Washington, March 22 : Job-hopping might be a common career strategy for modern day young professionals, but the trend results in lower paycheques for the workers, according to a new study.
Researchers at the University of British Columbia have shown that workers who frequently change employers end up earning less than their more stable counterparts.
To find out the effect of career mobility on worker's wages, sociologist Sylvia Fuller of the University of British Columbia looked at data from the 1979 National Longitudinal Survey of Youth, following almost 6,000 workers during their first 12 years in the labour market.
"The past 30 years have seen the erosion of long-term employment, and young people are increasingly told to expect ongoing employer changes throughout their careers," said Fuller.
"However, this research examines the cumulative changes workers make, or are forced to make, and demonstrates that these career moves may not always result in higher earnings," she added.
The researchers showed that by and large any benefits of job mobility accrue mainly in a worker's early career.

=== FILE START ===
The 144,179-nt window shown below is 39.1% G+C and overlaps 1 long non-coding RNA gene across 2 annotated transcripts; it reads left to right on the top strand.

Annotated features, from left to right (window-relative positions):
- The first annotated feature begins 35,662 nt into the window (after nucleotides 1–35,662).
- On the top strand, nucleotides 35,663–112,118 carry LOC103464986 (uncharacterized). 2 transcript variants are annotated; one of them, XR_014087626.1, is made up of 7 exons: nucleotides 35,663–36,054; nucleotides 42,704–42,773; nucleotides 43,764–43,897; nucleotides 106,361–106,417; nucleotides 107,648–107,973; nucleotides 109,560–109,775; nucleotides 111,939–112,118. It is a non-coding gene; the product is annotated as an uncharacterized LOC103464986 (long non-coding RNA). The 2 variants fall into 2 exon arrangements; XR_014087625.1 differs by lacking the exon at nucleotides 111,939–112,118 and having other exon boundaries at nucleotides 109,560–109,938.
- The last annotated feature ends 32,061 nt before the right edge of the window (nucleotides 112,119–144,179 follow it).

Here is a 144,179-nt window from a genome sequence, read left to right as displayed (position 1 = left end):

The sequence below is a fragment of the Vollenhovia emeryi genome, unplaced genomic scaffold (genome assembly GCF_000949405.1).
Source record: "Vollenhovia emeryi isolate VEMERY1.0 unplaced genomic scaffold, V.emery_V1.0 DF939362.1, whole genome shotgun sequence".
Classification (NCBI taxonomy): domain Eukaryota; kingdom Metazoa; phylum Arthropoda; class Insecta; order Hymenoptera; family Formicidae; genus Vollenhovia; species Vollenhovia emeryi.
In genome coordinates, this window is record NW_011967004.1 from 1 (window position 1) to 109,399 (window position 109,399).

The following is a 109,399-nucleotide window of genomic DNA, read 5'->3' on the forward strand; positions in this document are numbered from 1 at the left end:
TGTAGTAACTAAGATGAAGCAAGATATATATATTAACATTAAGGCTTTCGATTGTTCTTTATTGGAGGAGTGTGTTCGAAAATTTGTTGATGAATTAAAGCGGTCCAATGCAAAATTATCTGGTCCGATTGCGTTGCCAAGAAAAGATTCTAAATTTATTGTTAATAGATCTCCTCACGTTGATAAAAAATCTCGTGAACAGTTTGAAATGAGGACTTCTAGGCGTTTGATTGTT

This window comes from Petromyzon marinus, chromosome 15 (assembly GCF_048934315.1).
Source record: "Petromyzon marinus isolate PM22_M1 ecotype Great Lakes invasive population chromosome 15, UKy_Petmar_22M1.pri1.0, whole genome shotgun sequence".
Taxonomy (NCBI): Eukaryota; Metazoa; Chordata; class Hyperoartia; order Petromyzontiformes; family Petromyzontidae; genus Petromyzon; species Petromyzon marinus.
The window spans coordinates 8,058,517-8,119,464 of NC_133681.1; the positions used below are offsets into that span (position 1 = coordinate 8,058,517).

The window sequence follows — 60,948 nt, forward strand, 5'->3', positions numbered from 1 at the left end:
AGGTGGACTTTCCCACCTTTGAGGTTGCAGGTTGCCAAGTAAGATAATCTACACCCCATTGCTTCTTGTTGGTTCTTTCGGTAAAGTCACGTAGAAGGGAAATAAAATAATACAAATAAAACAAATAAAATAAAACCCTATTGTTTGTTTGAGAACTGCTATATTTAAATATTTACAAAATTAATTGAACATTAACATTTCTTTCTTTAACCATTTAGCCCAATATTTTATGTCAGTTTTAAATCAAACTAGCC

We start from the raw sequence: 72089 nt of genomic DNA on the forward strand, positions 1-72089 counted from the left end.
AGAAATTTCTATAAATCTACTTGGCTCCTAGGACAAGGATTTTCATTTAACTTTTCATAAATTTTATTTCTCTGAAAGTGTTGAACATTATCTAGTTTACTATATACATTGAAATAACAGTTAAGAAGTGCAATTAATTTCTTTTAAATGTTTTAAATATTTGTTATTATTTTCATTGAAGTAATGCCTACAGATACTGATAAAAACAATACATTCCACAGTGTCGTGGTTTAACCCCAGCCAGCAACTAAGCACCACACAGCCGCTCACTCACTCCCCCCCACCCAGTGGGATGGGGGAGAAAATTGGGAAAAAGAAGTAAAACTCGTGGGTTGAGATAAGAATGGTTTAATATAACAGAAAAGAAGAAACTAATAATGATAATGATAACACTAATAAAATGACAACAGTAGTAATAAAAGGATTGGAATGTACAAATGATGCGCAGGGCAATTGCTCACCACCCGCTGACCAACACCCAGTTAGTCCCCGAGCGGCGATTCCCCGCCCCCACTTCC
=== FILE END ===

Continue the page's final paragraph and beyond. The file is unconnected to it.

Fuller and colleagues found that both men and women typically experience considerable mobility during their early careers, although women change employers somewhat less frequently than men.
The study also indicated that mobility can be a wage asset when it is concentrated in the early years of employment and not coupled with layoffs, discharges, employment gaps or family-related leave.
In this case, moderate or even high levels of mobility can lead to equal or better wage outcomes than stability.
Aside from this exception, Fuller found that wage outcomes worsen as mobility rises.
She said that one reason for lower wage trajectories among high-mobility workers is their failure to amass valuable early tenure associated with staying up to five years with an employer. In the first five years of a job, each year of tenure is associated with approximately 2.4 percent higher wages for men and 2.9 percent higher wages for women. owever, after five years with an employer, women's gains from tenure plateau and men's begin to erode.
Fuller also found that high-mobility workers tend to spend a greater proportion of time not employed and, all else being equal, a greater proportion of their job changes are the result of layoffs.
The team also discovered that men are laid off or discharged more frequently than women, yet they leave jobs for family reasons less often.
In addition to the negative consequences of unemployment, Fuller noted stigmas associated with discharges for both genders, and for family-related job separations for women.
The study is published in the February issue of the American Sociological Review, the flagship journal of the American Sociological Association.